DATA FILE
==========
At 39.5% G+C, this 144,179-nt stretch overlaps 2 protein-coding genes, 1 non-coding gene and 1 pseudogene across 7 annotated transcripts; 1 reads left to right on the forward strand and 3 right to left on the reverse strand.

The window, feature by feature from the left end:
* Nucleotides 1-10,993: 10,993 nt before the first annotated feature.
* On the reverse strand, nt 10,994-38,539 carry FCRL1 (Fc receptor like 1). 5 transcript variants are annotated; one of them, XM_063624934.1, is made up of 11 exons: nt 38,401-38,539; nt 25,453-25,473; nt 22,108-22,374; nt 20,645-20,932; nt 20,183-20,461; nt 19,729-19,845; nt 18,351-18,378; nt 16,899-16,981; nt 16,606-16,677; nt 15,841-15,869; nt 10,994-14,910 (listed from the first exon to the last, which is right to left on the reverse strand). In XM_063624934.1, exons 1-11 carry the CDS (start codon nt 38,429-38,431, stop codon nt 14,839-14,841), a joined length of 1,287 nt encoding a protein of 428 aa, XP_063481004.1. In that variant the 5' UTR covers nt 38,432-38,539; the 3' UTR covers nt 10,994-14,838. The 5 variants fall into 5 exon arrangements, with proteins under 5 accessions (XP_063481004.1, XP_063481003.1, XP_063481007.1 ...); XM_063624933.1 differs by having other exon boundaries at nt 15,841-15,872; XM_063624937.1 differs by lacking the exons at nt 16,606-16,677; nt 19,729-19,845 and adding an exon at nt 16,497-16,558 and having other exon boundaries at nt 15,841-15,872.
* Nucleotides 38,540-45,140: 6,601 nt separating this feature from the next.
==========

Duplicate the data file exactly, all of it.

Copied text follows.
At 39.5% G+C, this 144,179-nt stretch overlaps 2 protein-coding genes, 1 non-coding gene and 1 pseudogene across 7 annotated transcripts; 1 reads left to right on the forward strand and 3 right to left on the reverse strand.

The window, feature by feature from the left end:
* Nucleotides 1-10,993: 10,993 nt before the first annotated feature.
* On the reverse strand, nt 10,994-38,539 carry FCRL1 (Fc receptor like 1). 5 transcript variants are annotated; one of them, XM_063624934.1, is made up of 11 exons: nt 38,401-38,539; nt 25,453-25,473; nt 22,108-22,374; nt 20,645-20,932; nt 20,183-20,461; nt 19,729-19,845; nt 18,351-18,378; nt 16,899-16,981; nt 16,606-16,677; nt 15,841-15,869; nt 10,994-14,910 (listed from the first exon to the last, which is right to left on the reverse strand). In XM_063624934.1, exons 1-11 carry the CDS (start codon nt 38,429-38,431, stop codon nt 14,839-14,841), a joined length of 1,287 nt encoding a protein of 428 aa, XP_063481004.1. In that variant the 5' UTR covers nt 38,432-38,539; the 3' UTR covers nt 10,994-14,838. The 5 variants fall into 5 exon arrangements, with proteins under 5 accessions (XP_063481004.1, XP_063481003.1, XP_063481007.1 ...); XM_063624933.1 differs by having other exon boundaries at nt 15,841-15,872; XM_063624937.1 differs by lacking the exons at nt 16,606-16,677; nt 19,729-19,845 and adding an exon at nt 16,497-16,558 and having other exon boundaries at nt 15,841-15,872.
* Nucleotides 38,540-45,140: 6,601 nt separating this feature from the next.